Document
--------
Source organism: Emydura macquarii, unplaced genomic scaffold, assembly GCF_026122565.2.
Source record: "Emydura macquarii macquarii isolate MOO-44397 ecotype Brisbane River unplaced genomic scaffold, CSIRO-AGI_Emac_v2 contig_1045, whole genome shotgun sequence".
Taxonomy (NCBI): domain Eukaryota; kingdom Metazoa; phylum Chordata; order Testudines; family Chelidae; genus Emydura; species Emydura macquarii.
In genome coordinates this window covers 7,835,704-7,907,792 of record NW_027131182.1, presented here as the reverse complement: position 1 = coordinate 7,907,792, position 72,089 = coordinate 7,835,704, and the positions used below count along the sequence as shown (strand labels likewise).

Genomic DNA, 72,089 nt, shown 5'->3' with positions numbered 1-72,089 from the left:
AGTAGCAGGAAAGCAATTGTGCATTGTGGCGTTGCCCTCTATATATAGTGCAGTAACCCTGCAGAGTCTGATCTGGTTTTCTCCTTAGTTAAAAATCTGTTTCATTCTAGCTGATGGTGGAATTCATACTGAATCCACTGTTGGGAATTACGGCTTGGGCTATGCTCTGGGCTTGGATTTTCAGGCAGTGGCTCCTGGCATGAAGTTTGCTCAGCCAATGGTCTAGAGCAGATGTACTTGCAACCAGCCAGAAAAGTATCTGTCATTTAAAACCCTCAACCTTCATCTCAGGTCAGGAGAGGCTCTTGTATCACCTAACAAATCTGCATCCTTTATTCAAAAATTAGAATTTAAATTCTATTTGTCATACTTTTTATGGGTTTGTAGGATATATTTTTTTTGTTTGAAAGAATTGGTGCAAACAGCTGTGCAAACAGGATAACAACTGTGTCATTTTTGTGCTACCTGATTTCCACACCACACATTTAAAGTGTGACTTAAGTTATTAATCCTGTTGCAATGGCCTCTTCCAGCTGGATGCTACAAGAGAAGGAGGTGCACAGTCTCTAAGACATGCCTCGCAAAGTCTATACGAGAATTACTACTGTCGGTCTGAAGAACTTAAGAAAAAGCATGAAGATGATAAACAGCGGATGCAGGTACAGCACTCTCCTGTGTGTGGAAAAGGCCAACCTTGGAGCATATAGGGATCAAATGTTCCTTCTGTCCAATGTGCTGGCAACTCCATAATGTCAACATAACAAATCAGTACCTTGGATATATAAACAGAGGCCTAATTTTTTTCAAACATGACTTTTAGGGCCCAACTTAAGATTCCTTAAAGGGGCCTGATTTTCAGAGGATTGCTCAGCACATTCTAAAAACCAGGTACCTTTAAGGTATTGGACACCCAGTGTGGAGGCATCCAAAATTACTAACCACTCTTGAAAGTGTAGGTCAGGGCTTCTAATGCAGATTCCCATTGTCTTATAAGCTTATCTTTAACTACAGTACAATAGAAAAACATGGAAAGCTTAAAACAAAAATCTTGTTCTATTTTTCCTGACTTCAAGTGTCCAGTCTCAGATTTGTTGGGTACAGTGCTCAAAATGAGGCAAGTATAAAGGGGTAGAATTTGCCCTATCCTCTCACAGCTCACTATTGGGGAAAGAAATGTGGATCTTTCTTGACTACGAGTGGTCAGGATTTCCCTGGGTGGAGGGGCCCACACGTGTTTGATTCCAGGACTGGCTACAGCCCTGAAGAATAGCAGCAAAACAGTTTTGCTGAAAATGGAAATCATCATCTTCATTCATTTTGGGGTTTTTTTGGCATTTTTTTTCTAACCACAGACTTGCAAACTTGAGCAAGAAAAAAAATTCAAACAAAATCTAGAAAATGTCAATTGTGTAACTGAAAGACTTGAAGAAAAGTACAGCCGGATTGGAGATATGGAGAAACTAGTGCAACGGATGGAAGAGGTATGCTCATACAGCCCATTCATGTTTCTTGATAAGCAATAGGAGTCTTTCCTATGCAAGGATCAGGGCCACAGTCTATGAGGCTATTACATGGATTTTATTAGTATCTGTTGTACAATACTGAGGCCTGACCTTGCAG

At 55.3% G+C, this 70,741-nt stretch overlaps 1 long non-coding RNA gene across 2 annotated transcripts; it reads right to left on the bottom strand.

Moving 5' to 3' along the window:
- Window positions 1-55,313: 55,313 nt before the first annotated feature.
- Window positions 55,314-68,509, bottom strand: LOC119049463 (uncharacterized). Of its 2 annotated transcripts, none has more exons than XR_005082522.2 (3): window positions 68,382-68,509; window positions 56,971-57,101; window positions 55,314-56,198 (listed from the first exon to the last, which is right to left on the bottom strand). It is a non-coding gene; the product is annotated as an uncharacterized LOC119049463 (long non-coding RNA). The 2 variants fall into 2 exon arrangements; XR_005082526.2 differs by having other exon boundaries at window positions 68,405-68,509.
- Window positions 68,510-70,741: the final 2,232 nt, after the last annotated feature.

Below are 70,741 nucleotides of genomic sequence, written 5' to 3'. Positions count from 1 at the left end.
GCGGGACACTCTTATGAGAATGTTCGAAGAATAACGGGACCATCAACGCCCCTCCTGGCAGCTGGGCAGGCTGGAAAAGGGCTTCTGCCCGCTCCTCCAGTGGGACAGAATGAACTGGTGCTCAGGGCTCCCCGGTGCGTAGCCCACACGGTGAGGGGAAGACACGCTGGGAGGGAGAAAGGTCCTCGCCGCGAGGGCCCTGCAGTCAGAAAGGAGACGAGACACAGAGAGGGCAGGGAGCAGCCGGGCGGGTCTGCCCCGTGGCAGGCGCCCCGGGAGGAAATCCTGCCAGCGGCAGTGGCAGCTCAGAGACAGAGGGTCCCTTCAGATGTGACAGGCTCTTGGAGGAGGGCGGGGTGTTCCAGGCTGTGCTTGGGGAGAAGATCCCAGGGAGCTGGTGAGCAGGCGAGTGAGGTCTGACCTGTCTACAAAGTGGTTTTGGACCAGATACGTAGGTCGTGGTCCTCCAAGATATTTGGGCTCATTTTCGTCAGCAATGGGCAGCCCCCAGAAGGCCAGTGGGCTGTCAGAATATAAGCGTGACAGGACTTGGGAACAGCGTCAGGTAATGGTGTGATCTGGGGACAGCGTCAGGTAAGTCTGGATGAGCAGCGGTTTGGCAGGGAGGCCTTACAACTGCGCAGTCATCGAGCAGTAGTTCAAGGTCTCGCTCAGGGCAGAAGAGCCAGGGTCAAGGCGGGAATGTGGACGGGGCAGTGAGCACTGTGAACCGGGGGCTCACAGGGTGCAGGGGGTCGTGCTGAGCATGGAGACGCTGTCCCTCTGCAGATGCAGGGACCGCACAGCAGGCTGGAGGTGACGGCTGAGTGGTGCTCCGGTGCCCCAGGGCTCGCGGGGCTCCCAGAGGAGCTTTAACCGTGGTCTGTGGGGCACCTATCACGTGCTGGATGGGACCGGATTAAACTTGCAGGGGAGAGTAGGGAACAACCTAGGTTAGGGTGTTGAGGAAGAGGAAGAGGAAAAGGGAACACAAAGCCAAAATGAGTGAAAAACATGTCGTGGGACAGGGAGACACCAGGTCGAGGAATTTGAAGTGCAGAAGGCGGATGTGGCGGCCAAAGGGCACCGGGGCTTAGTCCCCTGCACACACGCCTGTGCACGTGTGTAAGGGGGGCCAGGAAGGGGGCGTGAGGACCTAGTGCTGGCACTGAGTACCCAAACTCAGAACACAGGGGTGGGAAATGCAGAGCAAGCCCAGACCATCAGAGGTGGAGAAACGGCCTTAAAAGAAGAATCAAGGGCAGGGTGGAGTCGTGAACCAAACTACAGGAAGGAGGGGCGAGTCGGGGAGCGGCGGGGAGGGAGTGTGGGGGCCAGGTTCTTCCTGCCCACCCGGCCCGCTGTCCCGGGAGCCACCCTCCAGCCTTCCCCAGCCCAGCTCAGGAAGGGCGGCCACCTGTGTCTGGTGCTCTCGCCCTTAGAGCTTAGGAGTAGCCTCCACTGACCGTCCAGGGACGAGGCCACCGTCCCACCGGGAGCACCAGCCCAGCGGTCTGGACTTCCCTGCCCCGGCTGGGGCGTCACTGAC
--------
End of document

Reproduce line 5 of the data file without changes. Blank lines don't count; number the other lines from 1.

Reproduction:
Genomic DNA, 72,089 nt, shown 5'->3' with positions numbered 1-72,089 from the left: